I’ll be honest, this is one I have never been good with. I free feed my dogs, always have and always will. We can eat whenever we’re hungry shouldn’t our dogs have that choice too? Let me be clear, my dogs have never been overweight or unhealthy. If this was happening then I would absolutely not free feed. Personally I feel that if a dog knows they can eat when they like, there is no rush to quickly scarf down their food or overeat. Often dogs may feel they must hurry and eat everything because they don’t know when they will eat again. (dogs have no sense of time whatsoever. Hence the excitement when you come in the door after just running the garbage to the road! Lol)
Regardless of my opinion about this, I had to change things up and make sure I was being consistent and keeping track of feeding times. It really made a difference in the success of my puppy potty training. When you’re potty training a puppy, it’s really important to have them on a feeding schedule. This expedites the training process as you can predict when they will have a bowel movement or need to relieve themselves. You can learn how quickly or slowly they digest their food and then be proactive with taking them outside. This assures you will be able to give them positive praise and rewards when you take them out. You want to be able to reward your puppy every time they relieve themselves outside or wherever you designate the potty zone. If you know when they have eaten, chances are you’ll get them to do their business when you take them out. Therefore the result is that you will get to give a reward to them and the quicker they can make the connection that potty happens outside!! Check your veterinarian for advice on the best feeding schedule for your dog based on age, breed and dietary needs. Then stick to it! It won’t take long to recognize the pattern and you’ll be on the road to success in no time!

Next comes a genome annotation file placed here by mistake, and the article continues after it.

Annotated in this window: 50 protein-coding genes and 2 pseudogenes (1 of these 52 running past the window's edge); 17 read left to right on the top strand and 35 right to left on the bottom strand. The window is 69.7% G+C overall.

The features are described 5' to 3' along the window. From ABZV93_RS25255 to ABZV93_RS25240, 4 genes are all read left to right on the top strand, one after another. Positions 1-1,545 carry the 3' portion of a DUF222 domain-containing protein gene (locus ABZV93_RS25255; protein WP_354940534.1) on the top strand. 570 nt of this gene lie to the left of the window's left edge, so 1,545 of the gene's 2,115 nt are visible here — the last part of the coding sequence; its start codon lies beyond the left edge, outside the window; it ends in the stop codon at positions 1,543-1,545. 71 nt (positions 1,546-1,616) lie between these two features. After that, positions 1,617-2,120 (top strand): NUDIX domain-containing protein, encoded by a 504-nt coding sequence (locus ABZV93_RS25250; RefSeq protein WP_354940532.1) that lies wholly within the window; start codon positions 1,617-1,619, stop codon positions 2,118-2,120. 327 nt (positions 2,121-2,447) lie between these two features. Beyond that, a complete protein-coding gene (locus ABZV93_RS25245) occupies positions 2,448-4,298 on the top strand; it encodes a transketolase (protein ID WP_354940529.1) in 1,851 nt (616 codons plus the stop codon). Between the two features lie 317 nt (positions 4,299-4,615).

STEP THREE: Remove any scent of urine
This step right here is the one that seals the deal. This step is overlooked the most and makes potty training take much longer. While cleaning up the mess your sweet little pup leaves behind is pretty much a no brainer, the way you clean it up can make or break all your potty training efforts. This really is my best tip for puppy potty training. I have a carpet cleaner, which is awesome, it works fantastic. However, dogs have insanely powerful sniffers! A carpet cleaner in no way can fully remove the scent urine leaves behind. Sure it may look clean and you might even think it smells clean, and it probably does, but your dog can still pick up that scent! If dogs can smell even small traces of their urine or other pet urine, this activates an instinctual trigger in their brains. The trigger tells them to make sure they leave their marking, make sure others know darn well who was here! They WILL go there again and again and again so long as the scent is still present.
So how do you get rid of this smell when you cant even smell it? You must use a cleaner that works at the molecular level and will break down the organic material until its completely gone. These types of cleaners are residual, in that they will continue to work long after you applied it. There are several products on the market for this issue but it’s really important to understand how they work and which one you should use. I talk more about this in another blog post under the title “The Pet Mess”. This step is crucial. I cannot stress this enough, If there is any scent left behind where they so gracefully left their present, they WILL return to that spot! It’s a rule of nature!
Quick summary on the most important tips for puppy potty training:
- Put kibble in areas where your dog is free to roam indoors. Sprinkle sparsely around the floor to allow your puppy (or grown dog!) to connect food with location.
- Puppy needs a strict feeding schedule. Just until the potty training is mastered. This helps you monitor their bodily functions. You may even get so good that you’ll figure out the exact time you can expect they’ll need to go. Limit water intake or remove water at least one hour before bedtime.
- Proper cleaning solution to fully remove all traces of urine smell. This will take some research or you can read the article I wrote regarding this topic called The Pet Mess. This is so your pet is not tempted to return to the same location to relieve themselves.